New York Philharmonic (Leonard Bernstein, conductor)
Back from vacation – oh, yeah – and starting with one powerhouse symphony that everyone in the world can hum and one forgotten symphony that gets no respect – and, in fact, is actually hated (which is which – do you think?)… regardless, this is a classic recording not to be missed.
ORIGINAL LINER NOTES (written by Michael Danner):
Symphony No. 4 in B-flat Major, Opus 60
This symphony lies like some sunlit valley between the cragged “Eroica” and the mountainous Fifth Symphony. Beethoven composed this work in 1806 during the summer months, it is generally believed, that he spent with his friends the von Brunswicks at their estate in Hungary.
Some musicologists – notably, Sir. George Grove – hold that the Fourth Symphony is an expression of the composer’s feelings for Countess Therese von Brunswick, to whom he was reputed to have become engaged.
“When writing the symphony,” said Sir George, “his heart must have been swelling with his new happiness. It is, in fact, the paean which he sings over his first conquest.
But the Fourth Symphony was not well received at its first performance, in Vienna, during the winter of 1807. One critic, admitting “wealth of ideas, bold originality and fullness of strength,” still complained of “neglect of noble simplicity” and “excessive amassing of thoughts.”
Carl Maria von Weber, then an aspiring twenty-year old musician, write a derisive article in which he had a violin claim, after a performance of the work, that it had been forced “to caper about like a wild goat” so that it could “execute the no-ideas of Mr. Composer.”
A more illuminating and sympathetic interpretation of the Symphony is left to us by Sir George Grove, who write that “a more consistent and attractive whole cannot be… The movements fit in their places like the limbs and features of a lovely statue; and, full of fire and invention as they are, all is subordinated to conciseness, grace and beauty.”
Symphony No. 5 in C Minor, Opus 67
In Berlioz’s opinion, the Symphony No. 5 was the first of Beethoven’s symphonies in which the composer “gave the reins of his vast imagination, without taking for guide or aid a foreign thought.”
It seems to come, wrote Berlioz, “directly and solely from the genius of Beethoven; he develops in it his own intimate thought, his secret sorrows, his concentrated rage, his reveries charged with a dejection, oh, so sad, his visions at night, his bursts of enthusiasm.”
The date of the Fifth has not been definitely determined. The Symphony was begun in 1805, shortly after the completion of the “Eroica,” but it was laid aside almost at once, and Beethoven presumably did not resume work on it until 1807.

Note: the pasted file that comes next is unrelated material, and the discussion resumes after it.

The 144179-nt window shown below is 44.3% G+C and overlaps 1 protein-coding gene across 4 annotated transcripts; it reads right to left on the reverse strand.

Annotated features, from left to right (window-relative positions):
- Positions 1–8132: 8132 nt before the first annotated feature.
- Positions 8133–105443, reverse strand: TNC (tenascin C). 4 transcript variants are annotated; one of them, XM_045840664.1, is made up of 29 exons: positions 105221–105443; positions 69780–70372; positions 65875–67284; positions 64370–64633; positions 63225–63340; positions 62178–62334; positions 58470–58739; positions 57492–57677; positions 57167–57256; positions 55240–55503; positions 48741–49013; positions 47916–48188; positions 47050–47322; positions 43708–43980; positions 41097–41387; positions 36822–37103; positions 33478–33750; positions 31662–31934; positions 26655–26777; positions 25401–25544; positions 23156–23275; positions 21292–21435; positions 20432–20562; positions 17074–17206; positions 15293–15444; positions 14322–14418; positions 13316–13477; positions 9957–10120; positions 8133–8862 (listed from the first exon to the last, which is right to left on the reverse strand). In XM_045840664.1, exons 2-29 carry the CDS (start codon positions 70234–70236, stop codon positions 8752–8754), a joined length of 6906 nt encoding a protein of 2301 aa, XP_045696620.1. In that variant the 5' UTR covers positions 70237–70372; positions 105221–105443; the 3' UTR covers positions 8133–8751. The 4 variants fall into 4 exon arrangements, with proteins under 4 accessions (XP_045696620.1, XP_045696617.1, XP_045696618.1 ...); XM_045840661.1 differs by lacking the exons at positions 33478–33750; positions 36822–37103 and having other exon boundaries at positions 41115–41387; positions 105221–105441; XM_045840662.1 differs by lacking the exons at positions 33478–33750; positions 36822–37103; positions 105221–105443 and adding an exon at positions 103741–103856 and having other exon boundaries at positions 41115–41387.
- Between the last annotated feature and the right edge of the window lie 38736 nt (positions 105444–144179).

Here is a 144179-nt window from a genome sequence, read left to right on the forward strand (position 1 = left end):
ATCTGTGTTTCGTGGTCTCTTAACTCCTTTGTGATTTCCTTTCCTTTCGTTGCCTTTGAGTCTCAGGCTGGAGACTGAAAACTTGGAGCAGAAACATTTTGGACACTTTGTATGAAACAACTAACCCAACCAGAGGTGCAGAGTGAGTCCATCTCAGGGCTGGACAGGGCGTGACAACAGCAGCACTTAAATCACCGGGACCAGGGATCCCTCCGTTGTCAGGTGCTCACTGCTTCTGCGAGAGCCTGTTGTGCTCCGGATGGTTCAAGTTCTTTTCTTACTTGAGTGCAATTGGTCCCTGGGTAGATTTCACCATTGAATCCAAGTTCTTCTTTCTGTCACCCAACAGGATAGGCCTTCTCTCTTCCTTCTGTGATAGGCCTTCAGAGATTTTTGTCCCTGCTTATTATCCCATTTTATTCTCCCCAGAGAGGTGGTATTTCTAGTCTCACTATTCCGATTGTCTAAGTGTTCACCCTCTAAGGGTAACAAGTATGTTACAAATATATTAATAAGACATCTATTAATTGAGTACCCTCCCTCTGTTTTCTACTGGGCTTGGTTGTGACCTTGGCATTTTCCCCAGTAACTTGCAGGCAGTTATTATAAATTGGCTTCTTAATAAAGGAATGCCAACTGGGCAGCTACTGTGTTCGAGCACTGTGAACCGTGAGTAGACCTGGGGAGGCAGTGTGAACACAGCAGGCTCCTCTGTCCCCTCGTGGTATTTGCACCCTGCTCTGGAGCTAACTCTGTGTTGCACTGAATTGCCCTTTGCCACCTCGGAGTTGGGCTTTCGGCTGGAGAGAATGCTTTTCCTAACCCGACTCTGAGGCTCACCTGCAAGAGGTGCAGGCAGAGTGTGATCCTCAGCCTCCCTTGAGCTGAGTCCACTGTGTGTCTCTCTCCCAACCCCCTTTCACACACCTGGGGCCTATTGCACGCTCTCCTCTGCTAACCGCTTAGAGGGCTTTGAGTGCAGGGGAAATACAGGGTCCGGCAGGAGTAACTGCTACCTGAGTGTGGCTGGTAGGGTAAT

It is supposed that he completed it in that year, though it remained unplayed for another twelve months. The first performance took place in Vienna, at the Theater an der Wien, on December 22, 1808.
Concerts were concerts in those days, and the audience that heard the premiere of the Fifth also heard the Sixth Symphony and the Choral Fantasy, the Piano Concerto in G, two numbers from the Mass in C, the aria “Ah, Perfido” and an improvisation by the the composer.
Apparently the performances were deplorable, and perhaps for this reason the new works on the program were indifferently received. But the subsequent history of the Fifth was one of repeated triumphs.
The second movement is a noble and melancholy contemplation; in form, variations on two themes.
The scherzo established a mood of mystery and terror that remind Berlioz of a sinister scene in Goethe’s Faust.
Suddenly, at the close of this movement, comes one of the greatest strokes in Beethoven, the mysterious bridge passage leading into the exultant shout that begins the finale, a glorious ascent from the darker recesses of the soul to the light of courageous, challenging life.
Note: Mr. Bernstein’s is a complete performance of the Fifth Symphony, with all repeats observed, exactly as Beethoven indicated.
- 1-4: Symphony No. 4 in B-flat Major, Opus 60
- 5-8: Symphony No. 5 in C Minor, Opus 67
Because Symphony No. 4 isn’t famous and we haven’t heard it a thousand times, it comes off as a little flat and boring while the Symphony No. 5, of course, does not disappoint, especially under Mr. Bernstein’s fiery baton! Classic. Classic. Classic.